Sunday, 3 August 2014

Bird Talk.

I was watching this year’s fledgling sparrows sitting in a line along the ridge of my greenhouse today. It’s a habit sparrows have; it’s normal to see a flock of forty or fifty sitting in a line along the top of a hedgerow. And you could tell that my little group were fledglings by their body language and plumage. They don’t yet have the urgency or confidence of the adults. Their markings are muffled and their first feathers a little downy.

The sparrow used to be the commonest bird in Britain. Its name was almost a byword for durability and ordinariness, but they suffered badly from changes in agricultural practice and went into serious decline. Happily, they seem to be making a comeback, and the flock in my garden is burgeoning.

Serial bird watchers disparage sparrows and other similarly small, unprepossessing birds. They call them ‘LBJs’ – little brown jobs. Well, I’m not a serial bird watcher and I like them; I like them for their character and their very ordinariness. When you look at a sparrow you see no extravagant appendages, exotic markings or gaudy colours, you see a little brown job. That way, you get to see the bird itself with no distractions, and that’s what I want to see.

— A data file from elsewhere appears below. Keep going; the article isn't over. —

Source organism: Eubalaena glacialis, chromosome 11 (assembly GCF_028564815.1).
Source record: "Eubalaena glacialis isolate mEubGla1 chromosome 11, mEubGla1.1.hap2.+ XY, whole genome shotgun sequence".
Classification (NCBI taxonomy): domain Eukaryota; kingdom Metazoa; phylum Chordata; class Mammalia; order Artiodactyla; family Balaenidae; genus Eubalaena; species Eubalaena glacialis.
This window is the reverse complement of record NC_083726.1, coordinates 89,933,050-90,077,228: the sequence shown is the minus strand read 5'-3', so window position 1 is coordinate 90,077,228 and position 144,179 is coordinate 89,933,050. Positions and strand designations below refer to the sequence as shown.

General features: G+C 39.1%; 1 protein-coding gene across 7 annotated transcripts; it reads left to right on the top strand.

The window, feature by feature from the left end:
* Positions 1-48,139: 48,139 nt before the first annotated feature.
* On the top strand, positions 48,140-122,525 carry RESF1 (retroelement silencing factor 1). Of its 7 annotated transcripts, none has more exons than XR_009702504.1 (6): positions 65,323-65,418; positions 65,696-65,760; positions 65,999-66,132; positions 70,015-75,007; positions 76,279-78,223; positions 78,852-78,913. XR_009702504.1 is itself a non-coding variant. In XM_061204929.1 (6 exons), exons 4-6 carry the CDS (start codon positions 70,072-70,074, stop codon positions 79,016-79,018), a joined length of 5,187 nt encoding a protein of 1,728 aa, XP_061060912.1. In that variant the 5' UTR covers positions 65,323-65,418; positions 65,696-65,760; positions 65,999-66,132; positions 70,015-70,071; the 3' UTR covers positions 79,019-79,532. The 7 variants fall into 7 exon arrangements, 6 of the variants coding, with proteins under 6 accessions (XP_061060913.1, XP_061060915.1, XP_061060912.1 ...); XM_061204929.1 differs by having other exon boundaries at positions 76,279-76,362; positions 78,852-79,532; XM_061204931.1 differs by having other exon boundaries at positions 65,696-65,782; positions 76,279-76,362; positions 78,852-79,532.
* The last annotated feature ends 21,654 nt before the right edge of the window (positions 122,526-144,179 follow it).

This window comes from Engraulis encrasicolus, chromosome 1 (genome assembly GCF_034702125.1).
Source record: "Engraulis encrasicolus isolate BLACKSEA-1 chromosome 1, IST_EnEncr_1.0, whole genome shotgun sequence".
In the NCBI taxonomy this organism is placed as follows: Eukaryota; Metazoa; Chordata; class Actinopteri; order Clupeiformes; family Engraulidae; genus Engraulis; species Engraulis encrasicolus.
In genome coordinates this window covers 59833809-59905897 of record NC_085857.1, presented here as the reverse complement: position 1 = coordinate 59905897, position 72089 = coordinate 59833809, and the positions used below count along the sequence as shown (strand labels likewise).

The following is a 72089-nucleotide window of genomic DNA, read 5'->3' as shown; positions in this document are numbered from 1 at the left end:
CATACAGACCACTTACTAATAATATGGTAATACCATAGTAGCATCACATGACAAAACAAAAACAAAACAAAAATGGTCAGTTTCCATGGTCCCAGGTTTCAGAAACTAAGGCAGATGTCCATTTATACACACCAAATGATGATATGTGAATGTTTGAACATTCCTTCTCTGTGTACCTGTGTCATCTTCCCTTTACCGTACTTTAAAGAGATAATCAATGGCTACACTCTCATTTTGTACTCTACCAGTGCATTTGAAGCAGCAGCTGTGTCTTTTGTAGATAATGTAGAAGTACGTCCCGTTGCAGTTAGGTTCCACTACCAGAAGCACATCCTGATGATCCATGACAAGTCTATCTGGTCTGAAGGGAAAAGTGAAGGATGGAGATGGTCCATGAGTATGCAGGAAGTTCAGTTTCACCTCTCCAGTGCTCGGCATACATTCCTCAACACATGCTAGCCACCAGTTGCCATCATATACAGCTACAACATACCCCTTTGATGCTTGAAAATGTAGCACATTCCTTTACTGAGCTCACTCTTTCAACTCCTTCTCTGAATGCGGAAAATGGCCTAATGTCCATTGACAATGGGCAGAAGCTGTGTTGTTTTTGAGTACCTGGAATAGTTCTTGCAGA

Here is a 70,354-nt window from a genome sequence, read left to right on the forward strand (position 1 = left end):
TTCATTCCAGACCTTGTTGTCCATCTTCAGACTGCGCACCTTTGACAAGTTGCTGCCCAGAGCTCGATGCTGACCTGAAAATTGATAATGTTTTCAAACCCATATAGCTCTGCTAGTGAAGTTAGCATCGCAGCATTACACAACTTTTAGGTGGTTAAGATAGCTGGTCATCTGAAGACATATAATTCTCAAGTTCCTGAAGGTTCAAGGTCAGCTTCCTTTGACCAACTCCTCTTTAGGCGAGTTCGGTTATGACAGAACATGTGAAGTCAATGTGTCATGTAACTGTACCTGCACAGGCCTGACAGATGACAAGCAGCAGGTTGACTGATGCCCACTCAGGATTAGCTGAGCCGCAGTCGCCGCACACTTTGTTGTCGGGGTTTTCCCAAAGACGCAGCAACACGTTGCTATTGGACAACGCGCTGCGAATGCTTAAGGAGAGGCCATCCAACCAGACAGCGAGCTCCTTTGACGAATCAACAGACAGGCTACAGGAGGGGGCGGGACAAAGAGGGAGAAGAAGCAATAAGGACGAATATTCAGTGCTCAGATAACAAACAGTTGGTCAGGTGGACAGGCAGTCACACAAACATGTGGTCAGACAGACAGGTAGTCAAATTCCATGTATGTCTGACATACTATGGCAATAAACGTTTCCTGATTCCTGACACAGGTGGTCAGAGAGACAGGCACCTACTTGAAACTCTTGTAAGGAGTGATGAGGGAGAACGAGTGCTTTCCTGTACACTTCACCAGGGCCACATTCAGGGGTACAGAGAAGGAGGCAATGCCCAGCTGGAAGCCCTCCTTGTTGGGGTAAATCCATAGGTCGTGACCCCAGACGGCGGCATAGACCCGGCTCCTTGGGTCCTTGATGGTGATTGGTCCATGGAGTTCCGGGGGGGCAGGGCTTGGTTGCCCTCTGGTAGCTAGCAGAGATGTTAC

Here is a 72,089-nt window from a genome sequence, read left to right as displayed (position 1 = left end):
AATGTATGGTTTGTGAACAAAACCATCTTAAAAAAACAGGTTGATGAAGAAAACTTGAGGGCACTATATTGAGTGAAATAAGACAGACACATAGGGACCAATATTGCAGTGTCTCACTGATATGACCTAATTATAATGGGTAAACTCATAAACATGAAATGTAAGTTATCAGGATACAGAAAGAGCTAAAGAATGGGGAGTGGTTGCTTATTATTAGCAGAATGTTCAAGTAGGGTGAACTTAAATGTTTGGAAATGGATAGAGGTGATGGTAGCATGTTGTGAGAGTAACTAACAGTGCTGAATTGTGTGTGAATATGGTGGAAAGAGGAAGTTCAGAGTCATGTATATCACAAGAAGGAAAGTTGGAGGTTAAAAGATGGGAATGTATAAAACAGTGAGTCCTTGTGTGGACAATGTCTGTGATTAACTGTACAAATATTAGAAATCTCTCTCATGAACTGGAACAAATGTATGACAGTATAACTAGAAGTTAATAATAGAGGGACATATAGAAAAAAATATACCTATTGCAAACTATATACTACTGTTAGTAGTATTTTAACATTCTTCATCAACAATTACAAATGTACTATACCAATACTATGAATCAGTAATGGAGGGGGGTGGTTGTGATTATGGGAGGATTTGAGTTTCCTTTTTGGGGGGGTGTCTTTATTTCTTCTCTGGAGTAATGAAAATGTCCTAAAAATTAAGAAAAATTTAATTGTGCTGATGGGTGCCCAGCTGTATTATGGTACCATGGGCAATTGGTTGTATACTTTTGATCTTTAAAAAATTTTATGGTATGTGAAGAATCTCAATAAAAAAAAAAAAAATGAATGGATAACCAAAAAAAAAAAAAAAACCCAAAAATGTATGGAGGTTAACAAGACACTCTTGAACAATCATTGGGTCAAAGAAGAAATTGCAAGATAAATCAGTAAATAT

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This evening I saw a Tawny Owl sitting on the gatepost of a ripe wheat field. He stared at me as I approached, and then flew away when I stopped to stare back at him.

It’s relatively unusual to see an owl out and about in broad daylight, but it happens occasionally. I remember seeing a Little Owl once, sitting on a wall surrounding a ruined building on a wild part of the Northumberland coast where I was living. It had been used by the Knights Hospitallers during the Middle Ages, and the mournful sound the owl made seemed entirely in keeping with its surroundings. I even used the fact in one of my stories.

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